The something "more" that Taylor is talking about tends to be those experiences that give us a different perspective on life. They have a lasting impact if only because they are memorable experiences, which move, touch and so stay with us. They make us feel authentic, as if we have found ourselves - for example, through travel - rather than having ourselves defined by humdrum work. They invariably involve relationships, bringing people together: friends, families, lovers, fans and believers.
The objects in our lives that we really value - the stuff we cannot bear to throw away - mark out relationships that we value - a memento from holiday, a photograph from a wedding, a collection built up with a partner, toys kept from childhood. That is one reason we are so fascinated and consumed by homes, because they sustain relationships. It is also why we pay to be part of huge social gatherings - festivals, carnivals, raves, sporting events: mass shows of emotion that give us a sense of being caught up in something more than ourselves.
When money serves a "something more", then consumption has a point. When the link is broken, modern, money-driven society loses its anchor. The challenge for politics ought to be to turn that insight into policy and politics by putting money in a more subordinate position in society.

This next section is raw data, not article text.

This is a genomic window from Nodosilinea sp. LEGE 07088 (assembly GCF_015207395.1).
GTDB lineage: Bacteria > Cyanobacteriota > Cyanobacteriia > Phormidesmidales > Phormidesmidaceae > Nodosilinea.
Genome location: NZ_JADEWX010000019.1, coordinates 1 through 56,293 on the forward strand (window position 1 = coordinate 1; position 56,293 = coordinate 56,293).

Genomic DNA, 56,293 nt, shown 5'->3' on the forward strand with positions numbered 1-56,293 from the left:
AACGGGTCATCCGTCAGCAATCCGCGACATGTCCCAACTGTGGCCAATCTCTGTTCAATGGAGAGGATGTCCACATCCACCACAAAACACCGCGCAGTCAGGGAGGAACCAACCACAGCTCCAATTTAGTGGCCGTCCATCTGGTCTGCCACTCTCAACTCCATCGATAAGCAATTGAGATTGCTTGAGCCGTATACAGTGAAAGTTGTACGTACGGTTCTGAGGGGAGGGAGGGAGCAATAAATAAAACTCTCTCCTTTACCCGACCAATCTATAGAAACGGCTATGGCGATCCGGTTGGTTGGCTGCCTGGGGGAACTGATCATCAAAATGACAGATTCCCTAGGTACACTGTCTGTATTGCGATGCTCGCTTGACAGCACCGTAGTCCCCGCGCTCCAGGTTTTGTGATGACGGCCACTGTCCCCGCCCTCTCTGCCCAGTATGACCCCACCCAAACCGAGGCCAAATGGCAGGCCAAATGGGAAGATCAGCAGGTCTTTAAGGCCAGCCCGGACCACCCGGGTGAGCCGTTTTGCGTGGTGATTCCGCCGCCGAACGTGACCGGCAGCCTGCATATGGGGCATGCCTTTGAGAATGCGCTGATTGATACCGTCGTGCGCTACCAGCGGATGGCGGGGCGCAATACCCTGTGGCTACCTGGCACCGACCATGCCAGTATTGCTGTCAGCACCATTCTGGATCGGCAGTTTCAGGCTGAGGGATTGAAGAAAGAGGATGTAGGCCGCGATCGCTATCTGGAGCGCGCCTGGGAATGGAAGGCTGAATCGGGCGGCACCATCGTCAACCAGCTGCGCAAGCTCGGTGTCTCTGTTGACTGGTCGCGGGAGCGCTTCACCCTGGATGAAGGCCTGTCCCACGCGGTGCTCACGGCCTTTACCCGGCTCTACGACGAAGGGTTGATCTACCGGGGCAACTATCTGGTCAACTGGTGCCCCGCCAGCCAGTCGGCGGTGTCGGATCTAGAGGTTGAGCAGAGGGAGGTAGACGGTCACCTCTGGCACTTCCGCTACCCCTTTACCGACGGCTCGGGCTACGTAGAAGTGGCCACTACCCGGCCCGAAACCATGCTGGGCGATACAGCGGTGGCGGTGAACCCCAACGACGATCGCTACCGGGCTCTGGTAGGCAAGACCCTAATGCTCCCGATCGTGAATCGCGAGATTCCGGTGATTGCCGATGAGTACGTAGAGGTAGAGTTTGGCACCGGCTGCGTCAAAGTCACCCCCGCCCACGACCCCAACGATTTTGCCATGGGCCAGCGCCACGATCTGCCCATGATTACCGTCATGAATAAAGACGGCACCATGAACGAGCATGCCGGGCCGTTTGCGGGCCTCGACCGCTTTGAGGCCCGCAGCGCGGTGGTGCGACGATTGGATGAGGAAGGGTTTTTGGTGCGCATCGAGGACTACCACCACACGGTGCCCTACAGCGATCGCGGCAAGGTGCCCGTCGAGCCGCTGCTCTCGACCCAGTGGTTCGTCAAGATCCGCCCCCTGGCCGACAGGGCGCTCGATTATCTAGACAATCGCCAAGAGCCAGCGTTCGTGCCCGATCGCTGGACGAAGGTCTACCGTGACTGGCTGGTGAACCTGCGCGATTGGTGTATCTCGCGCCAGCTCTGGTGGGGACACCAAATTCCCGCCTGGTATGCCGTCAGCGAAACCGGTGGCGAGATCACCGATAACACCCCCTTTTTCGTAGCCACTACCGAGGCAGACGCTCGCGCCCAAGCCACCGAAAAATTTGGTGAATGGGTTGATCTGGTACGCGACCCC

A cornerstone of this would be to recognise the already vast non-monetary economy on which most of life depends. Most of the work of caring for children and elderly parents is done for free, mainly by women. A society that wants to age well should promote the non-monetary values of volunteering and relationships. Consumerism is not a good training for later life. Helping people to participate and contribute, to remain active and independent for as long as possible, is.
The young are also fostering non-monetary economies through the web's growing culture of mass barter and sharing. The CouchSurfing community, in which browsers, most of them young, arrange to sleep for free on one another's sofas when visiting a city, has more than a million members. Car pools and lift-sharing schemes organised on the web, such as Zipcar and GoLoco, are thriving across the world. Freecycling, in which people give away things they don't want to others who need them, has hundreds of thousands of participants globally...